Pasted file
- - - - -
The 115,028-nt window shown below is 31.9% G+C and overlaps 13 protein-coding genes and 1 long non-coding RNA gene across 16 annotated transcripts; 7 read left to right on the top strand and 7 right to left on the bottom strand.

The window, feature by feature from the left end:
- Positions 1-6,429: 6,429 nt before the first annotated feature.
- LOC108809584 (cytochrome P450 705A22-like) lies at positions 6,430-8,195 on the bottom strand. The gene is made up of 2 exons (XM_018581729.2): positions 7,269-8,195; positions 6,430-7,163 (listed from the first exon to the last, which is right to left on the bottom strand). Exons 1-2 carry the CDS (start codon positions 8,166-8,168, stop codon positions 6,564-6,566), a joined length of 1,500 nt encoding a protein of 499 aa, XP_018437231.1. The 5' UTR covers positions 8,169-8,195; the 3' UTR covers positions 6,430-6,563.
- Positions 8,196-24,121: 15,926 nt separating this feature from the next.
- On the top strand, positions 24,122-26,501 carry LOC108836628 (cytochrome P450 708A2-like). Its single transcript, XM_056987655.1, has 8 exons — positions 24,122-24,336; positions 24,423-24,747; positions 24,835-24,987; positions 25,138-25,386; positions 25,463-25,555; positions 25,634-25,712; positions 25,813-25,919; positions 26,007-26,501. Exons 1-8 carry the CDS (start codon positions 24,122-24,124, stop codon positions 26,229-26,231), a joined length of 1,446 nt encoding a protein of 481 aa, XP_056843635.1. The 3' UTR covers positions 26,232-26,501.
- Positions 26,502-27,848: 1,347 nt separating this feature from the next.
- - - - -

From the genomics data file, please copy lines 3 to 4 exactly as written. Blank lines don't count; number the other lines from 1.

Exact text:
- Positions 1-6,429: 6,429 nt before the first annotated feature.
- LOC108809584 (cytochrome P450 705A22-like) lies at positions 6,430-8,195 on the bottom strand. The gene is made up of 2 exons (XM_018581729.2): positions 7,269-8,195; positions 6,430-7,163 (listed from the first exon to the last, which is right to left on the bottom strand). Exons 1-2 carry the CDS (start codon positions 8,166-8,168, stop codon positions 6,564-6,566), a joined length of 1,500 nt encoding a protein of 499 aa, XP_018437231.1. The 5' UTR covers positions 8,169-8,195; the 3' UTR covers positions 6,430-6,563.